• Create Mosaics for Enjoyment. After making 15-20 mosaics, you may start getting commissioned to duplicate your earlier work. Take those orders by all means but don’t create only to sell. Create for the sheer pleasure of it so you can enjoy the journey of learning too.


Mosaic-making Tools

I’ve written multiple posts on sources of tools for India based mosaicists, but since they date back to 2 years, I’m presenting an update on the most essential tools that I find necessary for mosaic practitioners. The recommended tools are listed under the materials they can handle.


 Wheeled Nippers 

Sai Mosaic Art : As of now, Ahmedabad based Sai Mosaic Art is the only e-commerce enabled website in India that sells tools and tiles for mosaic-making. I recommend their wheeled nippers because they are fast to buy, they are well-priced and they work well enough. The site also sells replacement blades for these nippers. Approx. Price: Rs1400.00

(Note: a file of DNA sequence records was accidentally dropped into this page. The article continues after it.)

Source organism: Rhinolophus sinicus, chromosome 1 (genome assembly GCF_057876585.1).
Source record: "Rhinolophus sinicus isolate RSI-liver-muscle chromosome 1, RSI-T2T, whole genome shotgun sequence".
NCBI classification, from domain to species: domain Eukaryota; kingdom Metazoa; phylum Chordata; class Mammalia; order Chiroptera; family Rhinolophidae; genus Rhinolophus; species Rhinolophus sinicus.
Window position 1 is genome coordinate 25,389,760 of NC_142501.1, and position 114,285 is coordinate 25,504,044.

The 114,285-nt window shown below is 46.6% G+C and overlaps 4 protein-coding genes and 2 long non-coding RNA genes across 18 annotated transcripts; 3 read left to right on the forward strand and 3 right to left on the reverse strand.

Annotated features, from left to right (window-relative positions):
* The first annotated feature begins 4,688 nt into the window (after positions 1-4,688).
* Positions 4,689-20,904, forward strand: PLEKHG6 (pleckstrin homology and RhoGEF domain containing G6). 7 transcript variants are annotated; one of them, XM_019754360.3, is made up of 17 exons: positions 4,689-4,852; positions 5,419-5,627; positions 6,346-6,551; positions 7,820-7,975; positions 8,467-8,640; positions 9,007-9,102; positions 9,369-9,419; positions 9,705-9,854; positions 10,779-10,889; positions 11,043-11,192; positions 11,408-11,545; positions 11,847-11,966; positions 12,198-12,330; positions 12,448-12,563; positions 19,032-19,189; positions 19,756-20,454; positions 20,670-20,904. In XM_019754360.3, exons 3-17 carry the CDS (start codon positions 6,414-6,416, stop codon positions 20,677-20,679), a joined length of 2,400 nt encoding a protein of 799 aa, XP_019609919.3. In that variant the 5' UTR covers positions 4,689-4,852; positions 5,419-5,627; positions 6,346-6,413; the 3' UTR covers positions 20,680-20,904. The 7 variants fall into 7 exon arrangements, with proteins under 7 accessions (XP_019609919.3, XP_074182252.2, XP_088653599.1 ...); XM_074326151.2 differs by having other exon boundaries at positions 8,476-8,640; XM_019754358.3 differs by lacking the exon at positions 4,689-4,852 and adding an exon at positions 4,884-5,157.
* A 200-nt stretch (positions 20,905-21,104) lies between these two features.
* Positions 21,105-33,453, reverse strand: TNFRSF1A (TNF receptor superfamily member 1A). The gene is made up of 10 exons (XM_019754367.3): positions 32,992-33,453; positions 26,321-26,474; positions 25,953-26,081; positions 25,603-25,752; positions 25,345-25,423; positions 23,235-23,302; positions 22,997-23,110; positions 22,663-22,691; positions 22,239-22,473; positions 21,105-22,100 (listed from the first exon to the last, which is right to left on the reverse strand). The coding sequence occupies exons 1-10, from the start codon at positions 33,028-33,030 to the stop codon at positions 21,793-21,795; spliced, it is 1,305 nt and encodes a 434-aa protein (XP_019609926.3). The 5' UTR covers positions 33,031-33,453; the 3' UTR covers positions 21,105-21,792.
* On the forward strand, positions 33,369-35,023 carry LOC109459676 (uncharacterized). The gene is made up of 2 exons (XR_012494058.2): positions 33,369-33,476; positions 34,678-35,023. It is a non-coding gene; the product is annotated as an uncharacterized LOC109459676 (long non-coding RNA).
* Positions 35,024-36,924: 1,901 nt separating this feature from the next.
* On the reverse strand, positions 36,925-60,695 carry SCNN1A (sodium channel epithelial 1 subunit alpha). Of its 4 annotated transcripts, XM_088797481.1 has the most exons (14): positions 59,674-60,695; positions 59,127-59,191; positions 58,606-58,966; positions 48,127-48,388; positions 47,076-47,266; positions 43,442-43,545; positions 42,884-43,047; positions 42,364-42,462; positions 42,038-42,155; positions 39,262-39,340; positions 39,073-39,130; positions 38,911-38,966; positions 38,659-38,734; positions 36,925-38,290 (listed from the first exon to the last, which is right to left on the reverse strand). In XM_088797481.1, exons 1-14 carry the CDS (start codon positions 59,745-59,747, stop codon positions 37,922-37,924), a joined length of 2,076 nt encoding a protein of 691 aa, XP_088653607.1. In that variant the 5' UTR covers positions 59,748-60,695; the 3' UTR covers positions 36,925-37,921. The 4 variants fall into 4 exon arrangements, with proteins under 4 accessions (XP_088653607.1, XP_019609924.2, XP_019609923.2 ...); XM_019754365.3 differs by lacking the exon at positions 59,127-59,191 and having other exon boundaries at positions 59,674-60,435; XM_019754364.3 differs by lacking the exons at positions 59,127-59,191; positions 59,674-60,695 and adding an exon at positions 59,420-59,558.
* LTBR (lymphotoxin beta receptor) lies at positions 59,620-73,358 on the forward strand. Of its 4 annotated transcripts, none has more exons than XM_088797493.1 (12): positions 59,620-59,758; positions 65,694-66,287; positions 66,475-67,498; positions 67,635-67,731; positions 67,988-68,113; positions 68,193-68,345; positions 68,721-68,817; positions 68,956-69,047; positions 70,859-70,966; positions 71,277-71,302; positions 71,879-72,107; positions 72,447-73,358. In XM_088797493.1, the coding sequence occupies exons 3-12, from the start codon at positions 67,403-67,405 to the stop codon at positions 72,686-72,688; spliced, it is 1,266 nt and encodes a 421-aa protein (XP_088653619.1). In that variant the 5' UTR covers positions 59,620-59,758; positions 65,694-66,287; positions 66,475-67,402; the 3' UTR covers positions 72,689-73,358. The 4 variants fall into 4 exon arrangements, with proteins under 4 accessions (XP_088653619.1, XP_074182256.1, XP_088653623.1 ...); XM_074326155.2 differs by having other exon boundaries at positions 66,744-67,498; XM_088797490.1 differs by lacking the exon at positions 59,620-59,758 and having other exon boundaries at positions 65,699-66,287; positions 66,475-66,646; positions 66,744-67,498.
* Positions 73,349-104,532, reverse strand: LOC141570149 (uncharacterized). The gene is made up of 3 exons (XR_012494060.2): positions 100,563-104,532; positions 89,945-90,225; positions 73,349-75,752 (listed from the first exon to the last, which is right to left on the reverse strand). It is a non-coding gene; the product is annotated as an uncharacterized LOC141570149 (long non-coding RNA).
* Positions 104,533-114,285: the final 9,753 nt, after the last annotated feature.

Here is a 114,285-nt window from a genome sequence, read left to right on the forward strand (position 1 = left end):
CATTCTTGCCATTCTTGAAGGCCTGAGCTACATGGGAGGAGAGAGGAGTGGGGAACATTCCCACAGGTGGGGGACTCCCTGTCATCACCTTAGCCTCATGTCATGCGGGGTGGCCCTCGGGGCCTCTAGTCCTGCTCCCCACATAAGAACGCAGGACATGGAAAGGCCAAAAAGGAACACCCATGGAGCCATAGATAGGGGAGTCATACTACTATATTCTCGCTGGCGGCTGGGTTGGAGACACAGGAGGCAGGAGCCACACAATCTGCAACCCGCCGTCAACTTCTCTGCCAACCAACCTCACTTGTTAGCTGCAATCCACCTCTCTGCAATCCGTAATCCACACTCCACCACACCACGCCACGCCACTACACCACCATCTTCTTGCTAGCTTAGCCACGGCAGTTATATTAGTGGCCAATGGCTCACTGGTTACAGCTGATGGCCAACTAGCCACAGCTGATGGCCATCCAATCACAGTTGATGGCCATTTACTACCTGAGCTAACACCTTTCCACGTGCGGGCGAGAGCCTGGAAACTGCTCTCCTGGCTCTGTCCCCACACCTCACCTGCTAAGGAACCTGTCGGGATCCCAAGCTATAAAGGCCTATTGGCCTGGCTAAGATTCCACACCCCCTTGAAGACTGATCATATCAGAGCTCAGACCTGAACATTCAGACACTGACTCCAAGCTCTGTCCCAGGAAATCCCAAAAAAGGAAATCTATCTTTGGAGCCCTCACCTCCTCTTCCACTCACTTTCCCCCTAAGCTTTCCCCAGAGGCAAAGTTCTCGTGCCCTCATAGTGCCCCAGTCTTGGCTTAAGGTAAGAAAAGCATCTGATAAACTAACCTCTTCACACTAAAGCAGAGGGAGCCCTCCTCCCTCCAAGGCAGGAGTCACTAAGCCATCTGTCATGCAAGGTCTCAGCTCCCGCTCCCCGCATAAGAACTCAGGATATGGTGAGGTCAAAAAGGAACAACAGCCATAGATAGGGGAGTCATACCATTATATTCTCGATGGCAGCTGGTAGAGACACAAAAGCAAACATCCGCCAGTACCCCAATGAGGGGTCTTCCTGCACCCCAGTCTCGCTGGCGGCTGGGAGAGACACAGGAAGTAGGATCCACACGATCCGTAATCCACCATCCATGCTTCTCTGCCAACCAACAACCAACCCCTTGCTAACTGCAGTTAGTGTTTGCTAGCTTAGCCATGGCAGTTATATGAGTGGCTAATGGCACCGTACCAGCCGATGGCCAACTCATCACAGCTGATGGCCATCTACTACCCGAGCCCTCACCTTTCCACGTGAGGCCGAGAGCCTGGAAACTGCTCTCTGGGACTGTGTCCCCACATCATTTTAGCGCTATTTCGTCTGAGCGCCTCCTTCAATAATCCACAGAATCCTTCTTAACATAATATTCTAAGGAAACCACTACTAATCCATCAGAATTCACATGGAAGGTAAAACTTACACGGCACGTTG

NBHTPL : Mumbai Based New Bombay Hardware Traders Pvt. Ltd. sells these heavy duty nippers by RUBI (Rubi 83942) that cut glass or ceramic tiles or china with equal ease. They are more expensive than most brands of wheeled nippers but their advantages are their multi-material use, quality and availability. Approx. Price: Rs3700.00

Leponitt Nippers  from Amazon US : Although these nippers are not available in India, the reason for including them in the list is to highlight them as an ideal tool to own. Those with a choice to ship items from Amazon US to friends in the US and get them through their visits, must exercise the choice and acquire a pair. These are lighter in weight than most nippers I’ve used and have good quality blades. Approx. Price: $29.00



Toyo Thomas Grip Scorer from Amazon US : This scorer isn’t available in India but it’s considered as the best cutter for stained glass sheets. It can be sourced from Amazon US if one can find a helpful acquaintance travelling from the US. Approx. Price: $27.00